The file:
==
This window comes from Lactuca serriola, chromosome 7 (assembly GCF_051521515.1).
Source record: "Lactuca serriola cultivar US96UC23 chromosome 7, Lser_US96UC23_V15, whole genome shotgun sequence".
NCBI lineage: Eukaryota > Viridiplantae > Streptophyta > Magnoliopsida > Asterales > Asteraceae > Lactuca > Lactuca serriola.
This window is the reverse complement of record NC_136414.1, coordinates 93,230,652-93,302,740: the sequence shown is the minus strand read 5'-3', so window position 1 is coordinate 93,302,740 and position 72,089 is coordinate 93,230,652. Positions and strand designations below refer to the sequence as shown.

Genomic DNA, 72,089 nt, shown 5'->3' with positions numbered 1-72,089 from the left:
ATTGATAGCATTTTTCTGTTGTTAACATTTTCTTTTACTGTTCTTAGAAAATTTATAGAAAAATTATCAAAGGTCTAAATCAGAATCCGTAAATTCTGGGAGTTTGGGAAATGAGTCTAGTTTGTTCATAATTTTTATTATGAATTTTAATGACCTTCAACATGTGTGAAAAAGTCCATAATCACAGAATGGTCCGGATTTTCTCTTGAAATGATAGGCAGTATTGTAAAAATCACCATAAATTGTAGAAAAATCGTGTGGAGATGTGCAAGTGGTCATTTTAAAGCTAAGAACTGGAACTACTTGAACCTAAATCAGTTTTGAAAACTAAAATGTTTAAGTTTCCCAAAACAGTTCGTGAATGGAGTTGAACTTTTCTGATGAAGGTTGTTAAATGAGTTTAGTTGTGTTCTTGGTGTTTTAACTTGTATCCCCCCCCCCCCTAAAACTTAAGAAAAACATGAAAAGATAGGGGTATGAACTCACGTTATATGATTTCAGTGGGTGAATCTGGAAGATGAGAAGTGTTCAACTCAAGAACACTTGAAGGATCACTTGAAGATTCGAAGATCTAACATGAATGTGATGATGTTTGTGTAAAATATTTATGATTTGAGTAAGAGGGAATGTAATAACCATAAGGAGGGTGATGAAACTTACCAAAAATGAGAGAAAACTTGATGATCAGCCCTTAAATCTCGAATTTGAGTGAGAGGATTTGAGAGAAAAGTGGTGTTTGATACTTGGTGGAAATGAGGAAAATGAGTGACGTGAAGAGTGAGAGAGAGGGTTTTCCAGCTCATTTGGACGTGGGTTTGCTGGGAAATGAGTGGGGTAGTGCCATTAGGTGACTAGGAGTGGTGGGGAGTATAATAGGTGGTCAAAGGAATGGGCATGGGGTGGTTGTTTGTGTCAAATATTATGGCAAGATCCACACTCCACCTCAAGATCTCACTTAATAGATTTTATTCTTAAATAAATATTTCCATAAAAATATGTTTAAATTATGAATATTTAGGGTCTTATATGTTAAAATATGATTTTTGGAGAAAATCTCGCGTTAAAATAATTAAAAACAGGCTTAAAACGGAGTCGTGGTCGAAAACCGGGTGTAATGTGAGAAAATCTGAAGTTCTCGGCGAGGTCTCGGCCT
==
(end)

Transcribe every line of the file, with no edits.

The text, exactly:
This window comes from Lactuca serriola, chromosome 7 (assembly GCF_051521515.1).
Source record: "Lactuca serriola cultivar US96UC23 chromosome 7, Lser_US96UC23_V15, whole genome shotgun sequence".
NCBI lineage: Eukaryota > Viridiplantae > Streptophyta > Magnoliopsida > Asterales > Asteraceae > Lactuca > Lactuca serriola.
This window is the reverse complement of record NC_136414.1, coordinates 93,230,652-93,302,740: the sequence shown is the minus strand read 5'-3', so window position 1 is coordinate 93,302,740 and position 72,089 is coordinate 93,230,652. Positions and strand designations below refer to the sequence as shown.

Genomic DNA, 72,089 nt, shown 5'->3' with positions numbered 1-72,089 from the left:
ATTGATAGCATTTTTCTGTTGTTAACATTTTCTTTTACTGTTCTTAGAAAATTTATAGAAAAATTATCAAAGGTCTAAATCAGAATCCGTAAATTCTGGGAGTTTGGGAAATGAGTCTAGTTTGTTCATAATTTTTATTATGAATTTTAATGACCTTCAACATGTGTGAAAAAGTCCATAATCACAGAATGGTCCGGATTTTCTCTTGAAATGATAGGCAGTATTGTAAAAATCACCATAAATTGTAGAAAAATCGTGTGGAGATGTGCAAGTGGTCATTTTAAAGCTAAGAACTGGAACTACTTGAACCTAAATCAGTTTTGAAAACTAAAATGTTTAAGTTTCCCAAAACAGTTCGTGAATGGAGTTGAACTTTTCTGATGAAGGTTGTTAAATGAGTTTAGTTGTGTTCTTGGTGTTTTAACTTGTATCCCCCCCCCCCCTAAAACTTAAGAAAAACATGAAAAGATAGGGGTATGAACTCACGTTATATGATTTCAGTGGGTGAATCTGGAAGATGAGAAGTGTTCAACTCAAGAACACTTGAAGGATCACTTGAAGATTCGAAGATCTAACATGAATGTGATGATGTTTGTGTAAAATATTTATGATTTGAGTAAGAGGGAATGTAATAACCATAAGGAGGGTGATGAAACTTACCAAAAATGAGAGAAAACTTGATGATCAGCCCTTAAATCTCGAATTTGAGTGAGAGGATTTGAGAGAAAAGTGGTGTTTGATACTTGGTGGAAATGAGGAAAATGAGTGACGTGAAGAGTGAGAGAGAGGGTTTTCCAGCTCATTTGGACGTGGGTTTGCTGGGAAATGAGTGGGGTAGTGCCATTAGGTGACTAGGAGTGGTGGGGAGTATAATAGGTGGTCAAAGGAATGGGCATGGGGTGGTTGTTTGTGTCAAATATTATGGCAAGATCCACACTCCACCTCAAGATCTCACTTAATAGATTTTATTCTTAAATAAATATTTCCATAAAAATATGTTTAAATTATGAATATTTAGGGTCTTATATGTTAAAATATGATTTTTGGAGAAAATCTCGCGTTAAAATAATTAAAAACAGGCTTAAAACGGAGTCGTGGTCGAAAACCGGGTGTAATGTGAGAAAATCTGAAGTTCTCGGCGAGGTCTCGGCCT